Check Point Software (Check Point Software Stock Quote, Charts, News, Analysts, Financials NASDAQ:CHKP) looks to be headed for a loss for 2021, but investors should keep an eye on the stock, says Paul Harris, partner at Harris Douglas Asset Management. Harris says the sector tailwinds will likely keep Check Point in a growth mode for years to come.
Tel Aviv-based Check Point is down about 16 per cent year-to-date after the stock lost about ten per cent over the past month and a half. That’s part of a sector-wide pullback affecting other names in the space as well including CrowdStrike and Canadian security and tech company BlackBerry, which are both off substantially in recent weeks.
“Check Point is a cybersecurity company. It’s Israeli and they trade on New York. I think it’s got a great balance sheet, no debt like most tech companies and they’ve got good free cash flow growth,” said Harris, who spoke on BNN Bloomberg last Friday. “I think what’s happened with the company over the last little while is that they were much more of a licensing company and like most technology software companies they’re going to much more of a software-as-a-service [model], so their revenue has been very lumpy over the last little while. I think that into next year it’ll be better.”
In Check Point’s case, the $15-billion market cap company is delivering good results as witnessed by its third quarter 2021 from late October. There CHKP beat estimates with revenue increasing by five per cent year-over-year to $534 million, operating income at $225 million and EPS up just one per cent to $1.65 per share. Management increased its full-year guidance as well, saying its subscription revenues for its security services grew by 13 per cent year-over-year to $190 million, with strong demand for its features CloudGuard, Infinity and Harmony being singled out as one of the main factors in the topline growth.
“Third quarter results were strong and reflect solid execution during the quarter. Revenues came in toward the high-end of our projections and Non-GAAP earnings per share exceeded projections. Subscription revenues increased by 13 percent driven by triple-digit growth in Infinity platform sales and double-digit growth in Harmony and CloudGuard,” said Gil Shwed, Founder and CEO, in a press release on October 28.
“During the quarter we further expanded the Infinity platform with the acquisition of Avanan, the fastest growing Cloud E-Mail and Collaboration Security Company to address the most vulnerable attack vector – malware delivered through E-Mail,” Shwed said.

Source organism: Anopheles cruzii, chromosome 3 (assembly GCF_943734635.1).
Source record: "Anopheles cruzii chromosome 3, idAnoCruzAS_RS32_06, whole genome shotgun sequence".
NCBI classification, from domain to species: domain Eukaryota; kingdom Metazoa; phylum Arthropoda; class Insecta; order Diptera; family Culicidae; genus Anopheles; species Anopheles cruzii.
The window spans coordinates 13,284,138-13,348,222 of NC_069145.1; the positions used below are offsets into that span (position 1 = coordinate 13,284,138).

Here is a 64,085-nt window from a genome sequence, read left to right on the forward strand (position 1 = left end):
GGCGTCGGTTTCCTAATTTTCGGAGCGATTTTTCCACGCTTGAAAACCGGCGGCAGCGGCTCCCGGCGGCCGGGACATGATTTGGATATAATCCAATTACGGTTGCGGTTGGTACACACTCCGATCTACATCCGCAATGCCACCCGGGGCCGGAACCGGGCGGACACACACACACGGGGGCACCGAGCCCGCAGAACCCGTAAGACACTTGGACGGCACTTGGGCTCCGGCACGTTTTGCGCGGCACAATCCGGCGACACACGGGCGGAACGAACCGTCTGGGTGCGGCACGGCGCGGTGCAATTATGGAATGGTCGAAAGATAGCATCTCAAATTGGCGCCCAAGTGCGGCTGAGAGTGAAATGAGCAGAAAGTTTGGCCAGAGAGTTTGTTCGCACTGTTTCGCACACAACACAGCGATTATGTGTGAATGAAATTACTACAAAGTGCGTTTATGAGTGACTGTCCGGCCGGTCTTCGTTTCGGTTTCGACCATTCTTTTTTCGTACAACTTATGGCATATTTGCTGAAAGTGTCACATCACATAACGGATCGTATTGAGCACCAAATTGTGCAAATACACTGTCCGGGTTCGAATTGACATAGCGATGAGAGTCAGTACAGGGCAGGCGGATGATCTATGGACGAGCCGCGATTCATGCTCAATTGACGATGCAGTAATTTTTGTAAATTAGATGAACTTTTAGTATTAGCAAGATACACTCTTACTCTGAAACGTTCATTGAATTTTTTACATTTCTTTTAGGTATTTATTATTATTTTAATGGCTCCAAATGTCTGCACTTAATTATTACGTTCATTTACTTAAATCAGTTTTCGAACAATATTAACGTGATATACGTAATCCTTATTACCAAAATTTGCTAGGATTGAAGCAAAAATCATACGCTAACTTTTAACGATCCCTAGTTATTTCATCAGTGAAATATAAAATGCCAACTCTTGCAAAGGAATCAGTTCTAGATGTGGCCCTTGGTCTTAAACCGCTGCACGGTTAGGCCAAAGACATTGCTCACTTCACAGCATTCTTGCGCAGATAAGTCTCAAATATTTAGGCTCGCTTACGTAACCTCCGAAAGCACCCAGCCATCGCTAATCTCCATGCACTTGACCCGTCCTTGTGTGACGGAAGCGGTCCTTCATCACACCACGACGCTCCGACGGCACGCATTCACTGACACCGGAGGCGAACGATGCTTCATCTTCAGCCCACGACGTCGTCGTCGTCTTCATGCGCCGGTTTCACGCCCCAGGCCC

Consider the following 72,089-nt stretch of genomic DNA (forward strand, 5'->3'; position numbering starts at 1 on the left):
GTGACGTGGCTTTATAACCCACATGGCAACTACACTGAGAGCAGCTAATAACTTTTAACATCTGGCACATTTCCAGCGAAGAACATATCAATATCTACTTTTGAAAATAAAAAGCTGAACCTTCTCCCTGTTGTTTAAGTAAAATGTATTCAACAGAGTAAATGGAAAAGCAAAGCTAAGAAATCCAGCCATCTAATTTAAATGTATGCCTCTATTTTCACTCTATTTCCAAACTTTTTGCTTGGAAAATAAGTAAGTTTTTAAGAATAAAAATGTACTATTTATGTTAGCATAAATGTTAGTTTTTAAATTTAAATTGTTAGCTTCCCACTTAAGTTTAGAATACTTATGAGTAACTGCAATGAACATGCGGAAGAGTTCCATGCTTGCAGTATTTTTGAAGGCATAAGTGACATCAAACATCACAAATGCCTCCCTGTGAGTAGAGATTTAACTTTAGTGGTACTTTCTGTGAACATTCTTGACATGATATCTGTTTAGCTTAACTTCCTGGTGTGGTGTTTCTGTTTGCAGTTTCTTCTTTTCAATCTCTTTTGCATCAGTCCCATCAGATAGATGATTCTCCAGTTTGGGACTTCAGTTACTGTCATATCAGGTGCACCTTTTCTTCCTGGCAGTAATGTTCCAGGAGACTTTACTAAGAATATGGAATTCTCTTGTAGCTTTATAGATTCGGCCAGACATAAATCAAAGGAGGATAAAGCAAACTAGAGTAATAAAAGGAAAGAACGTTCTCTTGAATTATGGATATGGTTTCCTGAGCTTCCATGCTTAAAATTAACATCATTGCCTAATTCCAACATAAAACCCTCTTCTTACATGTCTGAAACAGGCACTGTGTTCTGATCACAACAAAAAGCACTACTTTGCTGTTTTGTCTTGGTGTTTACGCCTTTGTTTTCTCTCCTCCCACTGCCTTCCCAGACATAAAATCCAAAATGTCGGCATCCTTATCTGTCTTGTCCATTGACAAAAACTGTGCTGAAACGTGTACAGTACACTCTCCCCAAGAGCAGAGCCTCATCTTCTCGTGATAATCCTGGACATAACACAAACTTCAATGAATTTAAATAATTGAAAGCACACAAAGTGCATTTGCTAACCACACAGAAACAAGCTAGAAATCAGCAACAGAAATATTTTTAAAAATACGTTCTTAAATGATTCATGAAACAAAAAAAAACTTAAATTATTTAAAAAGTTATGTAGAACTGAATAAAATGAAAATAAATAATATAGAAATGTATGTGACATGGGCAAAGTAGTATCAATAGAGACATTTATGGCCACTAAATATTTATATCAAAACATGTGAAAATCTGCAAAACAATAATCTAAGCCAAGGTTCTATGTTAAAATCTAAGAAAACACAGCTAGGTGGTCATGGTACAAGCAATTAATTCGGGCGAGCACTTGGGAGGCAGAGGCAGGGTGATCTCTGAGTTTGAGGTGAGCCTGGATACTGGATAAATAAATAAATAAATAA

Shwed said there’s been a noticeable upswing in cyber attacks of what Check Point calls large-scale fifth-generation attacks which are large-scale and multi-vectored and are aimed at infecting a number of systems at the same time.
The CEO pointed to the increase in work-from-home scenarios for businesses which has spread out the attack surface for potential threats. As well, the growth in Internet of Things connectivity has changed the business landscape where other aspects of a company such as the manufacturing floor and the trading and development environments of a business are now opened up to the Internet and thus to potential threats. Add to that the growth in cloud and hybrid computing and you get a framework that’s more rife for cyber attacks than ever before.
“You can see here a few examples like Sunburst SolarWinds Quadcore, the Colonial Pipeline, the Caseya [Phonetic] and many, many other attacks that we’re seeing on an ongoing basis, sophisticated, multi-vector polymorphic, zero-day attacks that are very, very hard to identify and block and that’s the challenge of our industry to actually stop these attacks and keep them out of our environment,” Shwed said in the company’s third quarter earnings call.
Harris echoed the point, saying that a rise in cybercrime will keep Check Point growing for a while yet.
“The thing is that cybersecurity is becoming a big issue around the world and the US government has a big issue with it. So, I think it’s an area that will continue to grow over the next little while and Check Point can actually take advantage of that and grow quite successfully over the next couple of years,” Harris said.
Although its share price growth has slowed to a trickle in recent years, Check Point was once a strong performer for a good decade between about 2008 and 2018. The stock rose from about $20 in 2008 to $120 by the start of 2019. Since then there’s been a lot of ups and downs, with CHKP currently trading in the low $110 range.
Check Point ended its third quarter having acquired cloud email security firm Avanan for $234 million, while its Q3 cash flow from operations was $251 million compared to $248 million a year earlier.